Mental Health Info for Flow-vember

Words by Lara Winten/Chris Southwood | Images by Damian Breach

Depression and anxiety are as real, scary and as potentially crippling to your life as any over-the-bars moment you’ll ever have. They’re also more common than tutus at a singlespeed race; in fact, approximately one out of five people will have to live with depression at some point in their lives and 14% of Australians are affected by anxiety each year.

Unlike wearing your knicks twice in a row, depression and anxiety are not something to feel ashamed or to feel guilty about. They’re not a sign of weakness, or a lack of personal strength, nor a ‘mood’ that someone can ‘snap out of’. These are serious conditions, and they need to be treated.

Perhaps the best news here is that mountain biking (well, any exercise really, but let’s not sweat the particulars) is good for you. In fact, recent research suggests that frequent, intense exercise can have the same short-term effect on the brain as some antidepressant medications. And it’s not just all those endorphins doing you good; that awesome sense of community found amongst mountain bikers and those rich interpersonal connections can genuinely support recovery from depression (in combination with treatment from a qualified mental health professional).

What can we all do then, to help prevent depression and anxiety? Firstly, look after yourself – there’s nothing brave about pretending you’re okay when you’re not, so if you notice a change in your thoughts of behaviour, act on it. All contact with mental health professionals is private and confidential, and if you let your family and your mates in on what’s going on for you, you might just find they can help you to get better.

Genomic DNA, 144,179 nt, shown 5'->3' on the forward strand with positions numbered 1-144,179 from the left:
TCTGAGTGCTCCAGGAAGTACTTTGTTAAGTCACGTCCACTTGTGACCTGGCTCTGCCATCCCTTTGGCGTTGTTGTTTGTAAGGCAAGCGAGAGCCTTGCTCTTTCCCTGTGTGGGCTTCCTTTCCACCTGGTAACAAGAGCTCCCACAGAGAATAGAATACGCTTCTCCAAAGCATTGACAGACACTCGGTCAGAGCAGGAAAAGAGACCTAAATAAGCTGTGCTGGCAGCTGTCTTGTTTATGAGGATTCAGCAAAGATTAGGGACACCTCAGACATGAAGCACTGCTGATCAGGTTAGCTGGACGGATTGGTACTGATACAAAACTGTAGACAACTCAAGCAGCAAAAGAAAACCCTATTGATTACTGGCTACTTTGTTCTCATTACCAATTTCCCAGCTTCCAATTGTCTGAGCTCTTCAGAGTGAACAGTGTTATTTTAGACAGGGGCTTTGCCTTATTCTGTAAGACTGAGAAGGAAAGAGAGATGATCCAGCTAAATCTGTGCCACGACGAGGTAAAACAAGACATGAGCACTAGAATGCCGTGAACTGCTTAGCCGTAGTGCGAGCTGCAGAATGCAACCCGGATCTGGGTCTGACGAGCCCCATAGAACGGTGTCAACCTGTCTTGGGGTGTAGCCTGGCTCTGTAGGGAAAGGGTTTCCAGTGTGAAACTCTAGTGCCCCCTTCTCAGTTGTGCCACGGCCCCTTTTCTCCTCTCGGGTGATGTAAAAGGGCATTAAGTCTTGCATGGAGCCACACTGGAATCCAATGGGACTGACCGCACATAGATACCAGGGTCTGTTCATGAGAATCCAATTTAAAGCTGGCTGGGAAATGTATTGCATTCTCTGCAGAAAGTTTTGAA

Look after your mates and family – if you notice any changes such as mood fluctuations, withdrawal from usual activities (like your regular ride), excessive worry and negative thinking, changes in sleep, weight and appetite, poor concentration, fatigue, irritability or social isolation – make sure you tell your mate or family member that you’ve noticed something’s up, and that you’re there to help them in any way that you can.

Help break down the harmful prejudices around mental illness – for some bloody reason, we continue to hear false, outdated and harmful cultural messages about mental illnesses. Mental illness is not a myth, no more than a broken collar bone or scraped up chin – you wouldn’t leave your mate on the trailside busted and bleeding, and you’ve got just as much opportunity to help them in the case of mental illness.

Joining in on Movember as a Mo Bro or Mo Sista is a great way to show your support and help to breakdown stigmas about mental health problems.

Want to know more?

Accessing a psychologist in Australia:

The best place to start is to see a GP about a referral. GPs can offer medication advice if necessary, as well as refer you to either a psychologist or a psychiatrist. In Australia, Medicare will fund up to 10 sessions with a psychologist provided you have a GP referral, and many psychologists will bulk bill. If you are seeking a psychologist close to your home or workplace the following website might assist you: www.findapsychologist.org.au or call 1800 33 497.

Other Services:

The list below is just some of the people you can turn to for help and answers to your questions.  They are all just a web page or a phone call away.

 

beyondblue Australia
Phone: 1300 22 4636

Black Dog Institute
Phone: (02) 9382 4530

Lifeline (24 hours)
Phone: 13 11 14

Mensline (24 hours)
Phone: 1300 78 99 78

 

Australia

 

New Zealand